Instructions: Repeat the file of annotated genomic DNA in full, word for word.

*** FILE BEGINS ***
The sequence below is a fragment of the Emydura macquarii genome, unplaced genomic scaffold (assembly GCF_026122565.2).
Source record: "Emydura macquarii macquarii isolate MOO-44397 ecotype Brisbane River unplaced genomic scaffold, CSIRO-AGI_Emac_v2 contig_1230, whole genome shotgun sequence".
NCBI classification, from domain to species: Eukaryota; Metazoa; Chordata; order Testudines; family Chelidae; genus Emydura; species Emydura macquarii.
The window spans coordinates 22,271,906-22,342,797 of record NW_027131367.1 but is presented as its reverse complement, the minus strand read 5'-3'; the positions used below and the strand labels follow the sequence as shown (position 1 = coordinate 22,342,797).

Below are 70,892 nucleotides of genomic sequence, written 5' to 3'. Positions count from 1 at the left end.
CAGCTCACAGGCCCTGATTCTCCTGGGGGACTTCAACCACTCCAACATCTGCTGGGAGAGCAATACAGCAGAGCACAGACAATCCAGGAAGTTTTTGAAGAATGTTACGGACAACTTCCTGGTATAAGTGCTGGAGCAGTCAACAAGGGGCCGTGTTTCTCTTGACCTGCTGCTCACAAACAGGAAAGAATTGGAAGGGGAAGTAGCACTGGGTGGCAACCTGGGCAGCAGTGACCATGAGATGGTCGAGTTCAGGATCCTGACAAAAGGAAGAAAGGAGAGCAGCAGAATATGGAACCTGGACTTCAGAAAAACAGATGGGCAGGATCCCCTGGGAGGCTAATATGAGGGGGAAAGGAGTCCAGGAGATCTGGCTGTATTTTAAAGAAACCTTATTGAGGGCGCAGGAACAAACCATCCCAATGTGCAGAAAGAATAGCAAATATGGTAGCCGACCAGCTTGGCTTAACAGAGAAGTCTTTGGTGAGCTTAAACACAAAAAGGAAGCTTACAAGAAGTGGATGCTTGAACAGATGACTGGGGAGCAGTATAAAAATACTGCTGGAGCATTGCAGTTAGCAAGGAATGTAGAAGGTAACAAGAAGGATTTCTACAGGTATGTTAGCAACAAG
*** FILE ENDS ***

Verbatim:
The sequence below is a fragment of the Emydura macquarii genome, unplaced genomic scaffold (assembly GCF_026122565.2).
Source record: "Emydura macquarii macquarii isolate MOO-44397 ecotype Brisbane River unplaced genomic scaffold, CSIRO-AGI_Emac_v2 contig_1230, whole genome shotgun sequence".
NCBI classification, from domain to species: Eukaryota; Metazoa; Chordata; order Testudines; family Chelidae; genus Emydura; species Emydura macquarii.
The window spans coordinates 22,271,906-22,342,797 of record NW_027131367.1 but is presented as its reverse complement, the minus strand read 5'-3'; the positions used below and the strand labels follow the sequence as shown (position 1 = coordinate 22,342,797).

Below are 70,892 nucleotides of genomic sequence, written 5' to 3'. Positions count from 1 at the left end.
CAGCTCACAGGCCCTGATTCTCCTGGGGGACTTCAACCACTCCAACATCTGCTGGGAGAGCAATACAGCAGAGCACAGACAATCCAGGAAGTTTTTGAAGAATGTTACGGACAACTTCCTGGTATAAGTGCTGGAGCAGTCAACAAGGGGCCGTGTTTCTCTTGACCTGCTGCTCACAAACAGGAAAGAATTGGAAGGGGAAGTAGCACTGGGTGGCAACCTGGGCAGCAGTGACCATGAGATGGTCGAGTTCAGGATCCTGACAAAAGGAAGAAAGGAGAGCAGCAGAATATGGAACCTGGACTTCAGAAAAACAGATGGGCAGGATCCCCTGGGAGGCTAATATGAGGGGGAAAGGAGTCCAGGAGATCTGGCTGTATTTTAAAGAAACCTTATTGAGGGCGCAGGAACAAACCATCCCAATGTGCAGAAAGAATAGCAAATATGGTAGCCGACCAGCTTGGCTTAACAGAGAAGTCTTTGGTGAGCTTAAACACAAAAAGGAAGCTTACAAGAAGTGGATGCTTGAACAGATGACTGGGGAGCAGTATAAAAATACTGCTGGAGCATTGCAGTTAGCAAGGAATGTAGAAGGTAACAAGAAGGATTTCTACAGGTATGTTAGCAACAAG